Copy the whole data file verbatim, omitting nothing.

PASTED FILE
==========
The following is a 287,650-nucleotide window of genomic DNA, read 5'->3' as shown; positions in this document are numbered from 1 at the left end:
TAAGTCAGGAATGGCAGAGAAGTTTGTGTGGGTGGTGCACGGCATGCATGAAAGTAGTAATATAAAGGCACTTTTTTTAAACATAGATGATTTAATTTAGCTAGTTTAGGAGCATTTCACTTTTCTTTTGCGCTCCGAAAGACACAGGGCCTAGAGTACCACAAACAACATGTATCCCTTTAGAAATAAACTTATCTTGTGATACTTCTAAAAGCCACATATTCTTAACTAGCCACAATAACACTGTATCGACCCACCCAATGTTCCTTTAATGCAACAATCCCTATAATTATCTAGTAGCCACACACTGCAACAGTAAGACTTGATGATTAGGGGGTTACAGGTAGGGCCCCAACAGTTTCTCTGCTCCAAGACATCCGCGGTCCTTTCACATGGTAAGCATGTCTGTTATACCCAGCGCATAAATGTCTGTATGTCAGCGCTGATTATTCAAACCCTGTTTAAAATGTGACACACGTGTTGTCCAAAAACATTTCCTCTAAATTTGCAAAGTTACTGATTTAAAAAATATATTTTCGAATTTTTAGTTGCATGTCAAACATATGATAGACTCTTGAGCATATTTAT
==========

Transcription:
The following is a 287,650-nucleotide window of genomic DNA, read 5'->3' as shown; positions in this document are numbered from 1 at the left end:
TAAGTCAGGAATGGCAGAGAAGTTTGTGTGGGTGGTGCACGGCATGCATGAAAGTAGTAATATAAAGGCACTTTTTTTAAACATAGATGATTTAATTTAGCTAGTTTAGGAGCATTTCACTTTTCTTTTGCGCTCCGAAAGACACAGGGCCTAGAGTACCACAAACAACATGTATCCCTTTAGAAATAAACTTATCTTGTGATACTTCTAAAAGCCACATATTCTTAACTAGCCACAATAACACTGTATCGACCCACCCAATGTTCCTTTAATGCAACAATCCCTATAATTATCTAGTAGCCACACACTGCAACAGTAAGACTTGATGATTAGGGGGTTACAGGTAGGGCCCCAACAGTTTCTCTGCTCCAAGACATCCGCGGTCCTTTCACATGGTAAGCATGTCTGTTATACCCAGCGCATAAATGTCTGTATGTCAGCGCTGATTATTCAAACCCTGTTTAAAATGTGACACACGTGTTGTCCAAAAACATTTCCTCTAAATTTGCAAAGTTACTGATTTAAAAAATATATTTTCGAATTTTTAGTTGCATGTCAAACATATGATAGACTCTTGAGCATATTTAT